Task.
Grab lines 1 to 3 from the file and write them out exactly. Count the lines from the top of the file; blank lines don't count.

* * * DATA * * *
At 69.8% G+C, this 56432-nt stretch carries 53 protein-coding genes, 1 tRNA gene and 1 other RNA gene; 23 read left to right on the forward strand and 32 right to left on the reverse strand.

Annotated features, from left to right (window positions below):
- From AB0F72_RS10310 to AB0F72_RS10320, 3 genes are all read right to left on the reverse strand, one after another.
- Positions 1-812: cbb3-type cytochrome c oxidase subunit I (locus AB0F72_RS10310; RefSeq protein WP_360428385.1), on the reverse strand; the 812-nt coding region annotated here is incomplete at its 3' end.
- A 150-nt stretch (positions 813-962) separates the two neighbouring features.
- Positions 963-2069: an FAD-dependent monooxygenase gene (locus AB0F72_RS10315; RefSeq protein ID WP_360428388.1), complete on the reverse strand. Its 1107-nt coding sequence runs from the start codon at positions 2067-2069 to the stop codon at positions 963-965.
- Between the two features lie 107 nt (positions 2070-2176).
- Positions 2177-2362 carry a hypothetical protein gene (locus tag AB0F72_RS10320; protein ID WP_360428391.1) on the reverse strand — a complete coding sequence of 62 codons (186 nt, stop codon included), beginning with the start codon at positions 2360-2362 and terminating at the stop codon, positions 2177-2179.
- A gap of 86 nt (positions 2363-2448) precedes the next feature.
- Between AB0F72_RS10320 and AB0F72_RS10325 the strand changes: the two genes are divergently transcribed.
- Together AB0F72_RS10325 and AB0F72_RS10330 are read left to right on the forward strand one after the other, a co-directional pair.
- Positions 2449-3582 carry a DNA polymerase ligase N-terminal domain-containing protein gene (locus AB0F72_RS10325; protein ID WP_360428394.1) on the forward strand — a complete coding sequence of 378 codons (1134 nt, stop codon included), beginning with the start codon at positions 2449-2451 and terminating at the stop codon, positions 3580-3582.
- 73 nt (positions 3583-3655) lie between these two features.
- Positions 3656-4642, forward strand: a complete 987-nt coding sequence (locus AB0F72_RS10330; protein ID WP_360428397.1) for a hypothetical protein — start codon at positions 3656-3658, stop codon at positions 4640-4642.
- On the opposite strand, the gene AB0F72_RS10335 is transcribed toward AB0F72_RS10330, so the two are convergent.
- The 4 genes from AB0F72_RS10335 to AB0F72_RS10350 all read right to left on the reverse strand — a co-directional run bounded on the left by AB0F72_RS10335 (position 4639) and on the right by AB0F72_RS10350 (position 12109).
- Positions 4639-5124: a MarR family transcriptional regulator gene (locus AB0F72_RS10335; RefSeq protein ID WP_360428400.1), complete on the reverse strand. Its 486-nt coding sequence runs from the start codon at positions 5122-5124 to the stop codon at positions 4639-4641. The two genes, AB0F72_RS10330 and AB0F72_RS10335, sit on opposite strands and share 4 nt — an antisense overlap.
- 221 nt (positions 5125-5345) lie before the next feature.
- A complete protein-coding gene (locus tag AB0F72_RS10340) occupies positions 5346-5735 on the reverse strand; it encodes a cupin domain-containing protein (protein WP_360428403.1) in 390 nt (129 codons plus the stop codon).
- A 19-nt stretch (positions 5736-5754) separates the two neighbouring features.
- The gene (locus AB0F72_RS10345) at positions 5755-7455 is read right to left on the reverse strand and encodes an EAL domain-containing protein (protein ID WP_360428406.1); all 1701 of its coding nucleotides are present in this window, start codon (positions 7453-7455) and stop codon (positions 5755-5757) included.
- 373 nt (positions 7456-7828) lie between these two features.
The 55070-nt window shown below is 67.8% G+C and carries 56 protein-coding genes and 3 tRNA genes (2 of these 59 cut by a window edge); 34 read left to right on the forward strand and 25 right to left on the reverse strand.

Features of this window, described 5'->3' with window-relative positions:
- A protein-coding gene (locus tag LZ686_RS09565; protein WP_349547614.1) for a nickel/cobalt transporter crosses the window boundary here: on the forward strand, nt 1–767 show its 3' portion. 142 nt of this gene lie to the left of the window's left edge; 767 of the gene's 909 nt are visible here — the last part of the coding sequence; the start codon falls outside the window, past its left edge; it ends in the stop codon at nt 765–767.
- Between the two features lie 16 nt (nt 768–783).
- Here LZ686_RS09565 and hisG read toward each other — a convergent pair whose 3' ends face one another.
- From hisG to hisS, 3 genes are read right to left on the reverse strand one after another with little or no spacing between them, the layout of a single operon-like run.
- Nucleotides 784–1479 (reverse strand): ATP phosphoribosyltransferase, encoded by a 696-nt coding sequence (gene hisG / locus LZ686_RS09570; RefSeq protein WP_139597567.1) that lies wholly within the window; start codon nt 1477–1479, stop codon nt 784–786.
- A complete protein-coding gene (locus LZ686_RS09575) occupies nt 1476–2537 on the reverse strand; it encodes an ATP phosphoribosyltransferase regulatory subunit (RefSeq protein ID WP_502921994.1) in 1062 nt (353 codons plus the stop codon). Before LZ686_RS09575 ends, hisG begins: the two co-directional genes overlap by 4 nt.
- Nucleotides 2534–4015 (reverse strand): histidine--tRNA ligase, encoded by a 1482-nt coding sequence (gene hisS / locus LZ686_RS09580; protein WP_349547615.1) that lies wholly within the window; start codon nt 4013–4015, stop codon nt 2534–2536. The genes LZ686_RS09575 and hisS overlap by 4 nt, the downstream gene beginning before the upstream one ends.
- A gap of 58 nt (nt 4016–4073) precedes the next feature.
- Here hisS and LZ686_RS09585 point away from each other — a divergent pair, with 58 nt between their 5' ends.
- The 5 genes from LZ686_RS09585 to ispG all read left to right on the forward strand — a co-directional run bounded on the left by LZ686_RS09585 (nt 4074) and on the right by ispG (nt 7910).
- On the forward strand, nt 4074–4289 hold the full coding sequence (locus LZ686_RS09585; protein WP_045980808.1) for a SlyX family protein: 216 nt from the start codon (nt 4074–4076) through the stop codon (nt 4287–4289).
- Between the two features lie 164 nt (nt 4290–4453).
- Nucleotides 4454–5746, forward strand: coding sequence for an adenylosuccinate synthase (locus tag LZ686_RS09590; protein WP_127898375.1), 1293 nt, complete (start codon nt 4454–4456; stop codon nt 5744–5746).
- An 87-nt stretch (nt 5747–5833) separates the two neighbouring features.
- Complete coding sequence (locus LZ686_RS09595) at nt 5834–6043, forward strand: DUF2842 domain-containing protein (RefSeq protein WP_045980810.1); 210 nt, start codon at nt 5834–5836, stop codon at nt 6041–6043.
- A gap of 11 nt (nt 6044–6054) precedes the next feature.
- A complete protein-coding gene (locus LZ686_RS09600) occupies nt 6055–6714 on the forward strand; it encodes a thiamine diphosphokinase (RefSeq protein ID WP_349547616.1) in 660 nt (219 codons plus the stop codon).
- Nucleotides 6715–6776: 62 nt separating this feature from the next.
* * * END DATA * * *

At 69.8% G+C, this 56432-nt stretch carries 53 protein-coding genes, 1 tRNA gene and 1 other RNA gene; 23 read left to right on the forward strand and 32 right to left on the reverse strand.

Annotated features, from left to right (window positions below):
- From AB0F72_RS10310 to AB0F72_RS10320, 3 genes are all read right to left on the reverse strand, one after another.